The Greco-Roman Muses of the Library of Congress

The following is a post by Taru Spiegel, Reference Specialist, European Division. It originally appeared on the 4 Corners of the World: International Collections blog.

National Poetry Month in the United States is surely presided over by the Muses, the Greco-Roman patron goddesses of poets. The Thomas Jefferson Building of the Library of Congress features many murals depicting poetry from the lyrical to the epic, but it is the mythical Muses who ultimately reign over the pathos and passion of that art form. Indeed, the circular mural in the ceremonial office of the Librarian of Congress, on the first floor of the building, displays the Latin statement “Dulce ante omnia Musae,” or “Muses, above all things, delightful.”

Circular mural “Muses, above all things, delightful,” in the Librarian’s Ceremonial Office. Library of Congress, Thomas Jefferson Building, Washington, D.C. Edward J. Holslag (1870-1924), artist; Carol Highsmith (1946- ), photographer.

Although the origins of the Muse cult are obscure, these goddesses were venerated in ancient Greece as the protectors of poets, who in those days were also musicians. Later the Muses were also seen as protectors of the liberal arts and sciences, hence the word “museum,” or seat of the Muses. Tales vary regarding their relations to other mythical characters, and their spheres of influence are never clearly demarcated. The Greek poet Hesiod, ca. 700 BCE, is credited with naming and systematizing the functions of the Muses. Of the nine, only three are not directly associated with poetry but rather with the arts, humanities and sciences: Clio with history, Terpsichore with dance, and Urania with astronomy.

The other six Muses, with their Hesiodic attributes, may be categorized as follows:

Calliope is the Muse of epic poetry, and is known as the one with the “Beautiful Voice;” whilst Erato, the Muse of lyric and love poetry, is known simply as “Lovely.” Euterpe and Melpomene are both Muses of tragedy, but whilst Euterpe plays the flute and is known as “Pleasing;” Melpomene plays the lyre and is known as “Singing.” Polymnia, also called Polyhymnia, the Muse of sacred poetry, is known as “Many Hymns;” and Thalia, Muse of comedy, is known as “Blooming.”

The Edward Simmons (1852-1931) tympanums, or semi-circular wall decorations, on the first floor Northwest Corridor of the Jefferson Building, depict the Muses surrounded by laurel wreaths and curving lines of smoke—symbolizing intellectual pursuits and the inspiration of art and poetry. Photographs by Carol Highsmith (1946- ).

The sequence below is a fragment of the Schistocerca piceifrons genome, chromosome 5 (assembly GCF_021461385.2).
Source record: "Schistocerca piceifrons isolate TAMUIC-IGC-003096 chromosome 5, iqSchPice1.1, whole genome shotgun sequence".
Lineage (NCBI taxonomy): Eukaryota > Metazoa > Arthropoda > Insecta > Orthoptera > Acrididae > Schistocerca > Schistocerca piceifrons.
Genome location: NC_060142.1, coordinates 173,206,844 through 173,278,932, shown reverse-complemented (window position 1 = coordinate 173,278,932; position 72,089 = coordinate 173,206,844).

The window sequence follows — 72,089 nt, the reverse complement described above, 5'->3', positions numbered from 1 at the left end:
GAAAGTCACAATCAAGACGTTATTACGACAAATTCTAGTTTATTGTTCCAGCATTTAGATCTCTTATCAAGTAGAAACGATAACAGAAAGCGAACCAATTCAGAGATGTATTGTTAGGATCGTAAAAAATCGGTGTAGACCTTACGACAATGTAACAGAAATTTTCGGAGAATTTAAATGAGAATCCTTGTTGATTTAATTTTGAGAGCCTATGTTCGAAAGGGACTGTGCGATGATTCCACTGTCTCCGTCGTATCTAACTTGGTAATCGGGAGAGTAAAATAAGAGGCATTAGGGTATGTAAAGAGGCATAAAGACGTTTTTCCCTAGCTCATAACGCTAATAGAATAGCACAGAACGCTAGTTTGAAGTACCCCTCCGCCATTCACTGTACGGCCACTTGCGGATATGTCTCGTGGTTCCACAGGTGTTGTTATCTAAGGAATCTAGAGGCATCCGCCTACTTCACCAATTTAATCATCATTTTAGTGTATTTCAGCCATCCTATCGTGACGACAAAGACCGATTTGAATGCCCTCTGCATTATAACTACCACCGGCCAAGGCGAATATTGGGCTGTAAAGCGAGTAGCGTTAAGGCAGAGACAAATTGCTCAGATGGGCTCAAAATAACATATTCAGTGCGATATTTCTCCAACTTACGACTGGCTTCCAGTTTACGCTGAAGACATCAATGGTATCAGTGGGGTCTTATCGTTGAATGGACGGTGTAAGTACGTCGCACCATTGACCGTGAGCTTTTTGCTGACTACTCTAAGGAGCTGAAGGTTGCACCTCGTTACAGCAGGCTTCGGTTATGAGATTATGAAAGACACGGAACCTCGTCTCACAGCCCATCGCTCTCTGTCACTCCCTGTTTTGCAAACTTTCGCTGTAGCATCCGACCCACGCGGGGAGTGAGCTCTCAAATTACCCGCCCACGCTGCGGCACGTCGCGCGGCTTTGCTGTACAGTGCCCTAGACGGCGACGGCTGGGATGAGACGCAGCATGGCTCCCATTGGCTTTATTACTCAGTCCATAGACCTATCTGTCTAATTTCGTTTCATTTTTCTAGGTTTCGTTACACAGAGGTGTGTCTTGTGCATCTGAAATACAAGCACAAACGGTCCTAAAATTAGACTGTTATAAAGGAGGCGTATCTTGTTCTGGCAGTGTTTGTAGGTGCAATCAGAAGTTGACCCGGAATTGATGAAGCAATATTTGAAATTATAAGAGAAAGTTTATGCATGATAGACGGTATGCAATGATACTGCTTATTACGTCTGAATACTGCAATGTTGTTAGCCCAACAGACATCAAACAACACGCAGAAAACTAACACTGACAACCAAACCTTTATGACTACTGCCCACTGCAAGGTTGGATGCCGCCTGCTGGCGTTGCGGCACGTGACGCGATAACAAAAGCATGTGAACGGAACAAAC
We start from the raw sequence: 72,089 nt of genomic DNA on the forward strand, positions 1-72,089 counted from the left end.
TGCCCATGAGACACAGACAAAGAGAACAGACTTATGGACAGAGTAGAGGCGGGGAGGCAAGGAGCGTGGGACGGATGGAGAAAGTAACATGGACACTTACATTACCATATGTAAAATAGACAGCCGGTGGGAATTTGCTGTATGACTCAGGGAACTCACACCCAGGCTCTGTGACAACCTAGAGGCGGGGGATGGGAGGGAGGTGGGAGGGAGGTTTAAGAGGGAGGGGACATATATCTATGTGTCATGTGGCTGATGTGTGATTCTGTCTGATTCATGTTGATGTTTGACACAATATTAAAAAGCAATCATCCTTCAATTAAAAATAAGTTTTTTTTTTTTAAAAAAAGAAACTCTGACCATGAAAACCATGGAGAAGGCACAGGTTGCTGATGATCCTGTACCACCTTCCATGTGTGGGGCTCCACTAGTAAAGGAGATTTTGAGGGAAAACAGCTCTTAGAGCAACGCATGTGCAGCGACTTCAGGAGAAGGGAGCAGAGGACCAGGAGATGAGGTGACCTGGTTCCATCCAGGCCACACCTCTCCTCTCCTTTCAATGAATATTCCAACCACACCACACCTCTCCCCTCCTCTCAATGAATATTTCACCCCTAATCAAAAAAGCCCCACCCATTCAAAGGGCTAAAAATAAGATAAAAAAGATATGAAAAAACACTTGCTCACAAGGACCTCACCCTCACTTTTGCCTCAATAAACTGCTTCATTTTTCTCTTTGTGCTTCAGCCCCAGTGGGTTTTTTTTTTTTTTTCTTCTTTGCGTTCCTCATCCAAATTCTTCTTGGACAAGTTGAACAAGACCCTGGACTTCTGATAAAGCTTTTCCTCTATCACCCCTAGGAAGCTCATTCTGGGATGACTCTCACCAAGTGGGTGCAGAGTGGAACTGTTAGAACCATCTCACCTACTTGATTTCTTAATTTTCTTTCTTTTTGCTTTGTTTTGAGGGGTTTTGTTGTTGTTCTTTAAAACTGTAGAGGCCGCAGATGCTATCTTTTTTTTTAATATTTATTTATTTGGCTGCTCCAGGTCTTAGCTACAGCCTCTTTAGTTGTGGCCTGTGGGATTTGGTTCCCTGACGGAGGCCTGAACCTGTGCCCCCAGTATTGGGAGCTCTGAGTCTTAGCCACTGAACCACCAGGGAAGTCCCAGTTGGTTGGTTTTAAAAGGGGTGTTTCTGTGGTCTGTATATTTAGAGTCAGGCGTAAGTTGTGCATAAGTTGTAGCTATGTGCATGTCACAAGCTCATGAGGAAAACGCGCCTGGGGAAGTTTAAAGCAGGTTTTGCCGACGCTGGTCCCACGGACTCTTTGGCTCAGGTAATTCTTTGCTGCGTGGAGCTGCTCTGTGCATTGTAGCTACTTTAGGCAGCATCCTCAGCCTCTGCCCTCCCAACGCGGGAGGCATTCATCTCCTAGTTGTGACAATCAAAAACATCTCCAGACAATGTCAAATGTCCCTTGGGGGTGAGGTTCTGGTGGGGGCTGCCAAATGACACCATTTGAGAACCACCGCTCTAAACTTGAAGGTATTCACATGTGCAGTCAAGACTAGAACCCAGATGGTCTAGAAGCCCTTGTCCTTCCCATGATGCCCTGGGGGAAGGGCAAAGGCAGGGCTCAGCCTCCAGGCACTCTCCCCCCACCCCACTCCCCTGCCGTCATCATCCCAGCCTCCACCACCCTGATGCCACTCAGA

Calliope, the Muse of epic, or heroic, poetry. The surrounding characters, the genii, hold a scroll on the left, and peacock feathers on the right. In European antiquity, peacocks symbolized immortality. Thus heroes of epic tales live forever in written accounts.

Erato, the Muse of lyric and love poetry. The roses on the left signify love, and the lioness on the right reflects love’s universal power.

Euterpe, Muse of tragedy and flute playing. On the left are shown two flutes.

Melpomene, Muse of tragedy and lyre playing, with the mask of tragedy on the left.

Polymnia (Polyhymnia), Muse of sacred poetry, holds an open book. The text below, after “Two Choruses to the Tragedy of Brutus,” by Alexander Pope (1688-1744) reads:
“Say, will ye bless the bleak Atlantic shore,
And in the West bid Athens rise once more?”
The Works of Alexander Pope, esq., with Notes and Illustrations, by Himself and Others. To which are added, a New Life of the Author, an Estimate of his Poetical Character and Writings, and Occasional Remarks by William Roscoe, esq.,” New ed. London: Longman, Brown, 1847.

Thalia, Muse of comedy and bucolic poetry. To the left is a faun with pan pipes, and to the right the mask of comedy. The text below, from Pope’s “Ode on St. Cecilia’s Day,” reads:
“Descend, ye Nine! Descend and sing;
Wake into voice each silent string.”
The Poetical Works of Alexander Pope, Esq.; To which is Prefixed the Life of the Author, by Dr. Johnson.” New ed. Philadelphia: J.J. Woodward, 1839.

To all the poets during National Poetry Month and throughout the year, many thanks with these words from Hesiod’s “Theogony”:

“For it is through the Muses…that there are singers and harpers upon the earth…and happy is he whom the Muses love: sweet flows speech from his mouth.”
(“Hesiod, the Homeric Hymns, and Homerica, with an English translation by Hugh G. Evelyn-White.” London: W. Heinemann; New York, Macmillan, 1914.)

“Light of Poetry” (red) panel in the “Spectrum of Light” ceiling mural. Library of Congress, Thomas Jefferson Building, Washington, D.C. Carl Gutherz (1844-1907), artist; Carol Highsmith (1946- ), photographer.

 

2 Comments

  1. C L Couch
    April 16, 2018 at 11:40 am

    Thank you for sharing these works of (and no doubt inspired by) the Muses. I offered Hesiod’s Theogony in a class I was teaching about the relationship of myth to us. The learners enjoyed the stories and appreciated how our familiar understanding of origins is rooted in such works. They (we) got that truth is found in myth. Thank you, again!

  2. Patricia Gray
    April 17, 2018 at 3:19 pm

    Taru,
    Thanks so much for doing this!!!

    I think of that hallway where most of these murals are from as The Hall of the Muses and a lovely place to stroll.

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